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High-Impact practices, enhancing diversity and global learning

Dr. Ronald Ramirez, Dr. Kyle Ehrhardt, and Dr. Mary Lee Stansifer

In the fall of 2015, CU Denver hosted an Undergraduate Experiences Symposium in which the concept of High-Impact Educational Practices (HIPs) and their effect on undergraduate student success was introduced. In pursuit of student benefits, CU Denver awarded nearly two dozen grants for the implementation of HIPs into University degree programs, including the Business School’s Bachelor of Science in Business Administration degree. Less than a year later, all University faculty and staff involved with the HIP grant program gathered to report and share knowledge on how piloted HIP courses have affected students and changed the classroom experience.

Through the completion of an HIP grant in the Business School, five Business School faculty focused on enhancing the student learning outcomes of five undergraduate courses to be better aligned and informed with the principles of diversity and global learning. In total, approximately 400 Business School students or about 25 percent of the undergraduate program population were engaged in the HIP implementation in 2017.

Dr. Ronald Ramirez, Director of the Undergraduate Program and Associate Professor of Information Systems, coordinated the Business School HIP grant effort and led a Pecha Kucha presentation made at the University HIP celebration on April 13. In the Pecha Kucha, an engaging presentational style consisting of 20 image slides shown for 20 seconds each, Business School faculty reported on the course content and pedagogy enhancements centered around diversity and global learning principles to the audience.

The presentation began with Dr. Mary Lee Stansifer, Instructor of Marketing, in which she discussed the use of HIPs in her Principles of Marketing (MGMT 3000) course. She spoke of how diversity flourished in her classroom through small group work, as she constructed groups consisting of students from different majors, ethnic groups, racial groups, work backgrounds, and places of national origin. This allowed each student to gain a new perspective that they may otherwise not have had and one that is not only important, but also helpful particularly in the field of marketing. Dr. Stansifer argued that marketers must understand and be sensitive to the backgrounds of a wide variety of people in order to effectively market to them.

Up next was Dr. Kyle Ehrhardt, Assistant Professor of Management, who likewise focused on how diversity and global learning thrived in his Managing Individuals and Teams course (MGMT 3000). Dr. Ehrhardt incorporated HIPs by making subtle changes such as reorganizing and renaming exam question. His biggest change was shifting the nature of his assigned projects to ones in which students studied cross-cultural management practices. Despite the upfront challenge of changing core projects within his class to implement HIPs, students ultimately gain a deeper understanding of how management styles remain different or the same, depending on the culture under which they operate.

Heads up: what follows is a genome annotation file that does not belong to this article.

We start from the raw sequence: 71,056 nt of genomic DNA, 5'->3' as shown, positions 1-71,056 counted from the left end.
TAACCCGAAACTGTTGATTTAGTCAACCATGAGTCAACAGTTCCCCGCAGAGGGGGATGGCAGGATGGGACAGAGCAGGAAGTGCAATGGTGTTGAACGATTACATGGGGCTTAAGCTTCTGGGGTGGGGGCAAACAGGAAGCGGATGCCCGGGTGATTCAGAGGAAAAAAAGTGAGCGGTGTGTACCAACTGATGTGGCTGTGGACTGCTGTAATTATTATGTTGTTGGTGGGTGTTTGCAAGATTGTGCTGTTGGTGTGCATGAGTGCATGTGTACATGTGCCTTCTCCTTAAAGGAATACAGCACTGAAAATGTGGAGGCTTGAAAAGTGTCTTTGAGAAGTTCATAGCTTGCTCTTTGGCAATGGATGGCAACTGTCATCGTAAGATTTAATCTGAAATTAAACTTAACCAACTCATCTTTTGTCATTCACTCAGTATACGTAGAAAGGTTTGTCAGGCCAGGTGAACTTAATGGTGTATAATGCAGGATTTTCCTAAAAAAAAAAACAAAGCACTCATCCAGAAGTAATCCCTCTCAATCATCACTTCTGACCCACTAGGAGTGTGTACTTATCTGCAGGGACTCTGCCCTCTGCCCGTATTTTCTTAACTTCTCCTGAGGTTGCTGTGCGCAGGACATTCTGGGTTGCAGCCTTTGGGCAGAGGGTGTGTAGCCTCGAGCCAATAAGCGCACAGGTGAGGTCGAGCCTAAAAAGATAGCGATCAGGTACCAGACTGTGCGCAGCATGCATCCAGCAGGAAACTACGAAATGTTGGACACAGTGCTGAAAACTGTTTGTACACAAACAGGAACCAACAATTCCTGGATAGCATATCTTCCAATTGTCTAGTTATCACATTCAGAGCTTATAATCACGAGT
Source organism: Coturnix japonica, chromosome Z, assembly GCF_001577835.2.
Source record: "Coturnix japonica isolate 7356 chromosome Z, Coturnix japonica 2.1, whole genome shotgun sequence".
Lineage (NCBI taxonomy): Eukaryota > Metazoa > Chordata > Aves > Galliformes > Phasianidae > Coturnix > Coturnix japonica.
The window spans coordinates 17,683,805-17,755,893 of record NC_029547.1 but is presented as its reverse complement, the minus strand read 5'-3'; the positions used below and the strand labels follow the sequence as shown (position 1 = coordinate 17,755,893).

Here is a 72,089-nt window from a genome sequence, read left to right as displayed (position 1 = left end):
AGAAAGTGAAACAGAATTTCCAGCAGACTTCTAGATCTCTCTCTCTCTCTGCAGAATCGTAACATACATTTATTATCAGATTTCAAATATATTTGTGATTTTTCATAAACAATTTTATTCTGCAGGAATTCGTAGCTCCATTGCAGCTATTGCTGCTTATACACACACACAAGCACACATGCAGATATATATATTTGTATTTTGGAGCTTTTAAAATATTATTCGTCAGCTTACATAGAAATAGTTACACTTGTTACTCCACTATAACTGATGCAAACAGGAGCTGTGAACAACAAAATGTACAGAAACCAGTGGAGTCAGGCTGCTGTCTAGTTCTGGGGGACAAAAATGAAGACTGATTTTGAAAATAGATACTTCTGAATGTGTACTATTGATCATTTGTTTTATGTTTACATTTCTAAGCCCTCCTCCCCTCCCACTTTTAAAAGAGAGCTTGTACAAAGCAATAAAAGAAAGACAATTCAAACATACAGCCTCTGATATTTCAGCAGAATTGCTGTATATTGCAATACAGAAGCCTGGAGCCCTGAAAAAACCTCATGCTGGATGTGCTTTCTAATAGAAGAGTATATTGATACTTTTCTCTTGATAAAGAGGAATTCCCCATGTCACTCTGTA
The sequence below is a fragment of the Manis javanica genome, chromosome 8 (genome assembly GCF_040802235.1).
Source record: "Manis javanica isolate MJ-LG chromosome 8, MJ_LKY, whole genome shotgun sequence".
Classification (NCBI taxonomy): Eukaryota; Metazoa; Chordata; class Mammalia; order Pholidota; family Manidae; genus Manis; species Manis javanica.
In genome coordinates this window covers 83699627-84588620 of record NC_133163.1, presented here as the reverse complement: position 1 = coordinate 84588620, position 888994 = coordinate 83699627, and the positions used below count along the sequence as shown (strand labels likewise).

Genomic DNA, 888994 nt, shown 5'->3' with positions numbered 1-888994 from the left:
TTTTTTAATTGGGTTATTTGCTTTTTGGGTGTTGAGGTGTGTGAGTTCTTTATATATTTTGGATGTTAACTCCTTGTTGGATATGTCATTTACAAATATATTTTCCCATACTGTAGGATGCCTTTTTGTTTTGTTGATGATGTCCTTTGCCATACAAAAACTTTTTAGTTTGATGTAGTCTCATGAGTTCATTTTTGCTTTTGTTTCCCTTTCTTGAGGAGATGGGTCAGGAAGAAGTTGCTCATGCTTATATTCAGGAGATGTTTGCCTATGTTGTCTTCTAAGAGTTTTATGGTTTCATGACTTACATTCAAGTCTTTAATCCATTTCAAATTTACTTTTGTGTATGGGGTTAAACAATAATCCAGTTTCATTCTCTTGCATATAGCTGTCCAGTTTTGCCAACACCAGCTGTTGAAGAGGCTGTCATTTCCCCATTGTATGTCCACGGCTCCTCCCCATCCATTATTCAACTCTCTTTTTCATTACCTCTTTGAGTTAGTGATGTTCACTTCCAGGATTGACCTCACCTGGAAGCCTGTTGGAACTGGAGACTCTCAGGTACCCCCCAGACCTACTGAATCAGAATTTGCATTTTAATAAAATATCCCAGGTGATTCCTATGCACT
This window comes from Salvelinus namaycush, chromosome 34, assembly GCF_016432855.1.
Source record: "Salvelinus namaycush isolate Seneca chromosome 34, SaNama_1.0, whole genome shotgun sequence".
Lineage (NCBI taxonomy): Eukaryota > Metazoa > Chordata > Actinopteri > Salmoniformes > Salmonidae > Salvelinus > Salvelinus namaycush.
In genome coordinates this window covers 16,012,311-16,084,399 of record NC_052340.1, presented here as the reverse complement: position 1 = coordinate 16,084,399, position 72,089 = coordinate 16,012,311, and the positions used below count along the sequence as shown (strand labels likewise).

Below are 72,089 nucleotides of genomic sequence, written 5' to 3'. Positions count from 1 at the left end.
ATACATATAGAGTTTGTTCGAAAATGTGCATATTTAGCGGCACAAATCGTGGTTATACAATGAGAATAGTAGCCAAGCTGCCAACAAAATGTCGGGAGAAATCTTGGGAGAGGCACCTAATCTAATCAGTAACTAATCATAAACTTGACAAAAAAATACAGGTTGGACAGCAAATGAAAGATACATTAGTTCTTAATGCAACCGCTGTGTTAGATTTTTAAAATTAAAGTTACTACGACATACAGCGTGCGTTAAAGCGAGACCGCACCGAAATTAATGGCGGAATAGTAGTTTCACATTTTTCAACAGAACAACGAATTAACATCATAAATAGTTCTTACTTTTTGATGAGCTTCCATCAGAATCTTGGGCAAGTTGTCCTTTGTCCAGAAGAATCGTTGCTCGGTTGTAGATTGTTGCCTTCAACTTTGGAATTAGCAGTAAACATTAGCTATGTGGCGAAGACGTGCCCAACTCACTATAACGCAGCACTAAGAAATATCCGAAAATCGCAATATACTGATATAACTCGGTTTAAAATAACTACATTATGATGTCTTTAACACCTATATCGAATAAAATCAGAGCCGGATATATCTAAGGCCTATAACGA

Dr. Jiban Khuntia, Eric Thompson, and other Information Systems faculty followed Dr. Ehrhardt and spoke on how diversity and global learning were incorporated into Principles of Information Systems (ISMG 3000). Mr. Thompson, for example, utilized infographics into his lectures to engage students in discussions regarding gender and racial underrepresentation in the technology industry. Dr. Thompson said that the infographics spurred not only discussion but also surprise, with students learning about how the number of women in the IT industry has declined by 15 percent in the last 25 years. The class then delved into questions of why such declines occur, as well as possible explanations as to why underrepresentation is so pervasive within the field.

While the piloting of these HIPs is still underway, faculty members can already attest to the positive influence that these elements have had on undergraduate students. “Students in my class had to spend 25 percent more time finishing the in-class case studies assigned throughout the semester. However, their answers were richer and covered various perspectives,” said Hossein Kalantar, who teaches Information Systems 3000 and utilized the aforementioned diverse student group method.

The implementation of HIPs were extended into experiential learning courses such as the London Calling in the Sports and Entertainment program. During the Maymester study abroad course, Malena Brohm required students to learn first-hand of new cuisines and sport activities to expose students to new cultures and cultural practices different from those experienced in Colorado and the U.S.

Dr. Ramirez also incorporated HIP practices into his Business Intelligence and Financial Modeling course (FNCE/ISMG 4750, ISMG 6820). Project groups were required to include a Finance student, oftentimes a local resident, and an Information Systems student, oftentimes an international student. These groups allowed for a mix of cultures and skills enabling cultural learning to support the project’s success.

The Business School hopes to expand the use of HIP practices with a goal of reaching all students multiple times during their time at CU Denver, to improve their degree and career success.